The University's online master of arts (M.A.) in history provides an excellent background for students who intend to continue their studies toward the doctorate. Students who intend to pursue doctorates in history are strongly encouraged to pursue this option.
- The master of arts (M.A.) in history includes 33 credits that can be completed entirely online in three to five years of part-time study. The University allows students to take up to seven years to earn the degree. Students who have the flexibility to blend on-campus and online coursework can complete the program in two years of full-time study.
- The program is sufficiently flexible to permit students to develop courses of study tailored to meet their individual needs and interests. Students may choose to concentrate their study in United States history, European history, or history of the wider world. We also encourage work that crosses traditional geographic and disciplinary boundaries.
- The University library provides facilities for research in a wide variety of archival sources and in periodical and newspaper collections. Special collections include the Eugene V. Debs Collection of papers and documents dealing with the American labor movement. The University library is also a United States government depository library. Cooperative agreements with other major universities in Indiana, the Center for Research Libraries, and the Educational Research Information Center extend the scope of the University's research potential, as does an extensive interlibrary loan operation.
- This online program is open to eligible students in the U.S. (including the District of Columbia and all U.S. territories). The program also is open to students in Canada (all provinces). The program is closed to students residing in countries other than the U.S. and Canada except for U.S. military and State Department personnel and their family members with APO/FPO addresses.
Note: The University also offers an online master of science (M.S.) in history that is designed for students pursuing professional careers, including practicing high school teachers and individuals pursuing careers in law, theology, business, social work, politics, government service, journalism and writing—or specialized work as a museum curator, librarian, archivist, editor, historic site specialist, and research historian.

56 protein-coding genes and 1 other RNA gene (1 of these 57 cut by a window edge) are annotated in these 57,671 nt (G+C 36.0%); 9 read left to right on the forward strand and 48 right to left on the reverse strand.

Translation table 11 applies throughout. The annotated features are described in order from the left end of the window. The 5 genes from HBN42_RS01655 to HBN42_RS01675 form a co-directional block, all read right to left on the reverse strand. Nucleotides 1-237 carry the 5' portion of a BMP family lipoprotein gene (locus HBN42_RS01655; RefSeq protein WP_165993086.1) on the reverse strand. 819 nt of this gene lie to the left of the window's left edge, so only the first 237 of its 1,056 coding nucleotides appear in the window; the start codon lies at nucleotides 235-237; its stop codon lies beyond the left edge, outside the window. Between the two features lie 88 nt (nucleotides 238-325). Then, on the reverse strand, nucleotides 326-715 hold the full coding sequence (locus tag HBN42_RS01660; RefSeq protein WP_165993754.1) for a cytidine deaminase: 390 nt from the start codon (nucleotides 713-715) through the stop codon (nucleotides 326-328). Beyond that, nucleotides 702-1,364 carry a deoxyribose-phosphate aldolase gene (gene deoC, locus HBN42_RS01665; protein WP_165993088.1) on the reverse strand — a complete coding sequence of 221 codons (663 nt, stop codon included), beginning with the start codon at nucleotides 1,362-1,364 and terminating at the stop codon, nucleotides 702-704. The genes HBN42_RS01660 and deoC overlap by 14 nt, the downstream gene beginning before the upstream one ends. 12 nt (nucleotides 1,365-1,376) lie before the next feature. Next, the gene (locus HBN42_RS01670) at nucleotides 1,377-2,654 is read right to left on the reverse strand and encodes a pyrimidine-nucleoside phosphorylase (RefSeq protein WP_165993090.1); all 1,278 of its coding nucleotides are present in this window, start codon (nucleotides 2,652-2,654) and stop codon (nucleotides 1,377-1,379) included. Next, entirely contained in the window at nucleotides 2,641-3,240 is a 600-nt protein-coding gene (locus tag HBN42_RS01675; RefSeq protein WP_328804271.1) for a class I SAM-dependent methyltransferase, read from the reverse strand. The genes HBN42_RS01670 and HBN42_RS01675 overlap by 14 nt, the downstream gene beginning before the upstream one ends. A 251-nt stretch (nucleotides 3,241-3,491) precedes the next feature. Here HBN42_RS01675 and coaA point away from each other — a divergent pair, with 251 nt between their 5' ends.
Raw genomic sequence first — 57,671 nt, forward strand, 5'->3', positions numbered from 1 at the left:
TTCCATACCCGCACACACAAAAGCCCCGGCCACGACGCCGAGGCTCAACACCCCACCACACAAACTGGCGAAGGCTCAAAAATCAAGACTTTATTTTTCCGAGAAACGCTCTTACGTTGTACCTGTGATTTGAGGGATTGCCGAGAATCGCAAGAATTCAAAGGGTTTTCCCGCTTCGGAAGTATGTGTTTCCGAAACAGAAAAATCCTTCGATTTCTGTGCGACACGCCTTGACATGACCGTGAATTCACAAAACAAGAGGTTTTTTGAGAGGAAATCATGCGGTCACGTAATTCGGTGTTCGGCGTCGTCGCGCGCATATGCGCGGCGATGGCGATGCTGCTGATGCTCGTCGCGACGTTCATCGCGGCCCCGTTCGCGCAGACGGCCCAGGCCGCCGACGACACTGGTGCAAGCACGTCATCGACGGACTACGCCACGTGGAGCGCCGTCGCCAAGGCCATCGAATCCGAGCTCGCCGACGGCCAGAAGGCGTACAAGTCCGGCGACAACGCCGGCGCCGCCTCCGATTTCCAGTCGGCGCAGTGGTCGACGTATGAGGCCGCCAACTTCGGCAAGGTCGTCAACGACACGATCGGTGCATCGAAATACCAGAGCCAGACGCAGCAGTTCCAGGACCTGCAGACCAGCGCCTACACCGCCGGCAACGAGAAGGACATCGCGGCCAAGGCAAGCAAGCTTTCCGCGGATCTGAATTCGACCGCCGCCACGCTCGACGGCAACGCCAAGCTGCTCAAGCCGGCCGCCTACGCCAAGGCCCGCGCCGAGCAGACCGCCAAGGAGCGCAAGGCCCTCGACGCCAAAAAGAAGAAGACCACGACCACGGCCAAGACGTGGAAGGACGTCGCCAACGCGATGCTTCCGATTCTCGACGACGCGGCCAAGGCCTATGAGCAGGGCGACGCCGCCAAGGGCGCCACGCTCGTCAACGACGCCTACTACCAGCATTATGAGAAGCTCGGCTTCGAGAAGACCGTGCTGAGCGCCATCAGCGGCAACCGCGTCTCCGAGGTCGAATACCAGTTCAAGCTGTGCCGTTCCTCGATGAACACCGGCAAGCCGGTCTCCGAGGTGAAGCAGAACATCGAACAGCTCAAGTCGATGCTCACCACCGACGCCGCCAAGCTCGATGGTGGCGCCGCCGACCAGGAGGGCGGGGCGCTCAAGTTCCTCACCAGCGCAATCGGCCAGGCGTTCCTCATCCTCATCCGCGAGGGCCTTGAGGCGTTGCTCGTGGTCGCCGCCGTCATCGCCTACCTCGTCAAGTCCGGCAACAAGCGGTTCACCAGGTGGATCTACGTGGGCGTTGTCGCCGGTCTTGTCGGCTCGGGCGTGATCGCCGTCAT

The University's online master's degree programs in history are designed to fulfill a variety of academic and professional objectives, including entry into doctoral programs, teaching, and a variety of professional careers.
Employment of postsecondary teachers is expected to grow by 17 percent from 2010 to 2020, with growth expected as enrollments at postsecondary institutions at all levels continue to rise.
During this same period (2010-2020), employment of historians is expected to grow 18 percent. Overall employment of curators, museum technicians, and conservators is projected to grow 16 percent, with public interest in science, art, and history spurring demand for curators, museum technicians, and conservators. Employment of archivists is projected to grow 12 percent. Jobs for archivists are expected to increase as public and private organizations require greater organization of, and access to, increasing volumes of electronic records and information.
Source: Bureau of Labor Statistics, U.S. Department of Labor, Occupational Outlook Handbook, 2012-13 Edition.
Financial Aid & Assistance
Graduate students may be eligible for federal student loans if they are admitted into graduate degrees (or first-time teacher certification programs) and meet other eligibility requirements. Certificate programs are not eligible for financial aid. Private alternative loans can help students pay college expenses that may not be covered by federal loan programs or other financial aid. For more information, visit financial aid.
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The Graduate Catalog and Undergraduate Catalog of Indiana State University are the documents of authority for all students. The requirements given in the catalogs supersede information issued by any academic department, program, college, or school. The University reserves the right to change the requirements at any time.